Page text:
Lit | Nature | Nature Issue 2017

A Complicated Wild

A collection of essays that highlight humans’ inextricable link to nature

Wildness: Relations of People & Place is a rare bird. It’s a collection bound not by genre or intended audience, but by a singular theme: that “human and wild communities are entangled, and can work toward collective health and self-renewal.” And so, across four parts and two-dozen essays, editors Gavin Van Horn and John Hausdoerffer recast mankind as a part of nature, one of many species, hitched to everything else in the universe.

Food | Food Issue 2017

Calumet Fisheries

A no-frills fishery endures the test of time

Christopher Good

Like some of the best restaurants, Calumet Fisheries is famous for being unassuming. It still sits where it has for the last seven decades, with the 95th Street bridge down the road and the scaffolding of the Chicago Skyway downriver. The surroundings have transformed over the years—the shack currently overlooks twin industrial silos—but the same words are emblazoned under the same red shingle roof, and the same fresh catches lie inside.

Far Southeast Side | Features | Visual Arts

Fugitive Dust

Dirty Energy at the MoCP

Terry Evans

In the middle of an empty room was a Plexiglas cube—and at the bottom of the cube, a fine sheet of black powder. An imaginary moonscape? An abandoned terrarium? Perhaps anticipating these questions, Beate Geissler and Oliver Sann, the Chicago-based artists behind the installation Prevailing Winds and Relative Distances, pasted several pages of text around the room.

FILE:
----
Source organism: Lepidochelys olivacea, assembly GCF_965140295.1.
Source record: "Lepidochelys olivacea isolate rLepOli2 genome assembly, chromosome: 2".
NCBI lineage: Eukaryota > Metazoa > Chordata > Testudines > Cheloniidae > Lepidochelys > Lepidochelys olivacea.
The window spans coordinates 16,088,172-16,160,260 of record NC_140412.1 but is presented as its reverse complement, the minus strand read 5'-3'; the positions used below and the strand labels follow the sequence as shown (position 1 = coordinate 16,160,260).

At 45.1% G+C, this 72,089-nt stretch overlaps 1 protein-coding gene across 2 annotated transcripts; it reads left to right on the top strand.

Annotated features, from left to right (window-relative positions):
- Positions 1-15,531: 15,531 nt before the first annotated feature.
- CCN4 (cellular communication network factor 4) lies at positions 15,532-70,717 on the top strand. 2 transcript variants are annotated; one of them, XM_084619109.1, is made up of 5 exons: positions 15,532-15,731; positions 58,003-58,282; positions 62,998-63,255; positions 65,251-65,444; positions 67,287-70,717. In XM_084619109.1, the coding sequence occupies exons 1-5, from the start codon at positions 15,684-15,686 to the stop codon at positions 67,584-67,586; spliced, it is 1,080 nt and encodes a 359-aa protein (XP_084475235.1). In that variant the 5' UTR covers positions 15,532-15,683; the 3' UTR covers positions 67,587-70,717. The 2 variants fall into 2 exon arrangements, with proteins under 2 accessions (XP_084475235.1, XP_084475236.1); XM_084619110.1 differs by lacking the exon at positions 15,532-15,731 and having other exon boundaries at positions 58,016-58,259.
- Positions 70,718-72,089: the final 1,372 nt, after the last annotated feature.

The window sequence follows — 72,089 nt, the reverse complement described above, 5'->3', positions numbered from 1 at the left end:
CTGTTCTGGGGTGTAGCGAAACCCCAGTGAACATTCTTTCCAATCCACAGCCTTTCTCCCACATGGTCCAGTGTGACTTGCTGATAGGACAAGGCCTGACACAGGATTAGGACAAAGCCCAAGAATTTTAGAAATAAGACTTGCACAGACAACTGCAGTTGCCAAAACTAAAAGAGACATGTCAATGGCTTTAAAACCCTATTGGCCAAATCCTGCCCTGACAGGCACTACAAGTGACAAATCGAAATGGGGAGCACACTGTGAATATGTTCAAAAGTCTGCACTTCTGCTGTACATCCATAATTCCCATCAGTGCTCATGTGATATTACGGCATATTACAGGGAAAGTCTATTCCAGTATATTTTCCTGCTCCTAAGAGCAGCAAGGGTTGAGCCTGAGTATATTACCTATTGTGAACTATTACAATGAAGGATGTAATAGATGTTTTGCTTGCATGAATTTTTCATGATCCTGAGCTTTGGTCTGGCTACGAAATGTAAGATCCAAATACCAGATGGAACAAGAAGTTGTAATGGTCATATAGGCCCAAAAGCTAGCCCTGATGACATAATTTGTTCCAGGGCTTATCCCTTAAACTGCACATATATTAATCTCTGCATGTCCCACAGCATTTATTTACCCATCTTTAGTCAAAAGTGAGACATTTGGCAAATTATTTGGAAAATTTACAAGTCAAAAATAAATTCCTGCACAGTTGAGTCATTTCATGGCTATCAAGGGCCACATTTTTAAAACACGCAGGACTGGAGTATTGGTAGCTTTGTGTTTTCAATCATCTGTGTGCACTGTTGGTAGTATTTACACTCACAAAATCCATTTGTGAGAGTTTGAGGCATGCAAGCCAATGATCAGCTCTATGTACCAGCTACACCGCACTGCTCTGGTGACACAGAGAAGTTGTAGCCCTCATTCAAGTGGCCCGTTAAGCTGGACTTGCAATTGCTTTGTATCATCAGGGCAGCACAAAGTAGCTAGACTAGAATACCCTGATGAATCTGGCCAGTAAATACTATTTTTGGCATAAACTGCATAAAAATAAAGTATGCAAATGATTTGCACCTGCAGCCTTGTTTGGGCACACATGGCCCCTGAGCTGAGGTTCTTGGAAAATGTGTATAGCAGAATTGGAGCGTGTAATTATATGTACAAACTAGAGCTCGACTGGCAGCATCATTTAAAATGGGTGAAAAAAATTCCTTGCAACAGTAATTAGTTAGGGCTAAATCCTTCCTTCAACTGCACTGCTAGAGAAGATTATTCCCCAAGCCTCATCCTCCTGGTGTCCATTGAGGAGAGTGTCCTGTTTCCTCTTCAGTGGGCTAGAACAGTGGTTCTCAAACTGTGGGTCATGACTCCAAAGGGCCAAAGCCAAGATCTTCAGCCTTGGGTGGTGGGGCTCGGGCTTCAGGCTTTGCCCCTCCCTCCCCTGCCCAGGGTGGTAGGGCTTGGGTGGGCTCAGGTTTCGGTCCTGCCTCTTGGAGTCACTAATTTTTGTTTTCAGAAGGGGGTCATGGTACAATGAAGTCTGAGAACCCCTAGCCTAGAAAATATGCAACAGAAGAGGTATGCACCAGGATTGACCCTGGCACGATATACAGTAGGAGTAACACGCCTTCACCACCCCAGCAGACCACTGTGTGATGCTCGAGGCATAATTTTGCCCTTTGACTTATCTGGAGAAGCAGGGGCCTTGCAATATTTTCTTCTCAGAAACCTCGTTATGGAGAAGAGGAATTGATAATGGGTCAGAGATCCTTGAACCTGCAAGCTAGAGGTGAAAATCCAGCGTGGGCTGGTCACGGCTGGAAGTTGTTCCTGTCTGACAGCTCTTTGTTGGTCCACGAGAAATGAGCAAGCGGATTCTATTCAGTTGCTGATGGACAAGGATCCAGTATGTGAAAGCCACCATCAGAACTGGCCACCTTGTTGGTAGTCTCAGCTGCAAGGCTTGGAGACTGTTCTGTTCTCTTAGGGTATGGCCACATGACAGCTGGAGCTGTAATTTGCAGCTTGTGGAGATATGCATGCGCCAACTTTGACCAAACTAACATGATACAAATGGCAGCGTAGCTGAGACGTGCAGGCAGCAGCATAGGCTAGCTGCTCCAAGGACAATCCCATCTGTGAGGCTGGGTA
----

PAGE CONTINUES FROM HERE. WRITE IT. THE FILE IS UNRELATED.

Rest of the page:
Music

So Much Noise To Be Heard

A review of Hieroglyphic Being’s "The Disco’s of Imhotep"

One of the most striking motifs found in The Disco’s of Imhotep, the newest album by Chicago musician Jamal Moss (stage name Hieroglyphic Being), isn’t musical at all: it’s a single word. “Kmt,” a simple anglicization of Egyptian hieroglyphs, is scattered throughout Moss’s discography. Here, it lends its name to “The Sound of KMT,” but earlier this year it served as the title for a collaborative album with his cousin Noleian Reusse in a project called Africans with Mainframes.

Lit

Disappearing Act

José Orduña's "The Weight of Shadows

In The Weight of Shadows, his first book, Orduña recounts a lifetime as the “other”.

Visual Arts

The Past Keeps Happening

Suspending disbelief with filmmaker Christopher Harris

Courtesy of Christopher Harris

But the woman on the screen locks eyes with the audience—whispering that things are “partially true, and therefore totally false”—before her figure is duplicated, flipped upside-down, and inverted like a photographic negative.